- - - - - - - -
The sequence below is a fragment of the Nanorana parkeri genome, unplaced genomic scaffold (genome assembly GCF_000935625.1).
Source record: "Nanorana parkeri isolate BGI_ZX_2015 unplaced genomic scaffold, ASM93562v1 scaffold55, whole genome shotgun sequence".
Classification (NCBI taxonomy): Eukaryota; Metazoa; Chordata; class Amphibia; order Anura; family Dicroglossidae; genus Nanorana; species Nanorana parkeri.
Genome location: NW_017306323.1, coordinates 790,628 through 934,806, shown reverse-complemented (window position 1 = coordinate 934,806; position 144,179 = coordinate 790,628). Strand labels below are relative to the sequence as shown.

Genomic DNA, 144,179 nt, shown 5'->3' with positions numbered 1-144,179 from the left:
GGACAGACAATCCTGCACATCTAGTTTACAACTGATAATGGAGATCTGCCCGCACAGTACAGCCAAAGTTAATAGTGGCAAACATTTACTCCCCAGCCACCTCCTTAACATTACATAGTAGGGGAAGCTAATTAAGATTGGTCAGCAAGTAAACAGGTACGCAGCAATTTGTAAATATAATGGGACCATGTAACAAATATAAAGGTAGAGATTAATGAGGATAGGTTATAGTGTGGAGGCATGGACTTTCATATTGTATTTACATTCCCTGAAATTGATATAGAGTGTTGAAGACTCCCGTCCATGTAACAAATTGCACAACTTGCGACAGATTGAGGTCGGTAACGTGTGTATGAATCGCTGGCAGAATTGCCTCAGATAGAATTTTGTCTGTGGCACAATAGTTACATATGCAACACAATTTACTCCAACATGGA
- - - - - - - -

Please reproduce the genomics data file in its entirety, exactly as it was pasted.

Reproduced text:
The sequence below is a fragment of the Nanorana parkeri genome, unplaced genomic scaffold (genome assembly GCF_000935625.1).
Source record: "Nanorana parkeri isolate BGI_ZX_2015 unplaced genomic scaffold, ASM93562v1 scaffold55, whole genome shotgun sequence".
Classification (NCBI taxonomy): Eukaryota; Metazoa; Chordata; class Amphibia; order Anura; family Dicroglossidae; genus Nanorana; species Nanorana parkeri.
Genome location: NW_017306323.1, coordinates 790,628 through 934,806, shown reverse-complemented (window position 1 = coordinate 934,806; position 144,179 = coordinate 790,628). Strand labels below are relative to the sequence as shown.

Genomic DNA, 144,179 nt, shown 5'->3' with positions numbered 1-144,179 from the left:
GGACAGACAATCCTGCACATCTAGTTTACAACTGATAATGGAGATCTGCCCGCACAGTACAGCCAAAGTTAATAGTGGCAAACATTTACTCCCCAGCCACCTCCTTAACATTACATAGTAGGGGAAGCTAATTAAGATTGGTCAGCAAGTAAACAGGTACGCAGCAATTTGTAAATATAATGGGACCATGTAACAAATATAAAGGTAGAGATTAATGAGGATAGGTTATAGTGTGGAGGCATGGACTTTCATATTGTATTTACATTCCCTGAAATTGATATAGAGTGTTGAAGACTCCCGTCCATGTAACAAATTGCACAACTTGCGACAGATTGAGGTCGGTAACGTGTGTATGAATCGCTGGCAGAATTGCCTCAGATAGAATTTTGTCTGTGGCACAATAGTTACATATGCAACACAATTTACTCCAACATGGA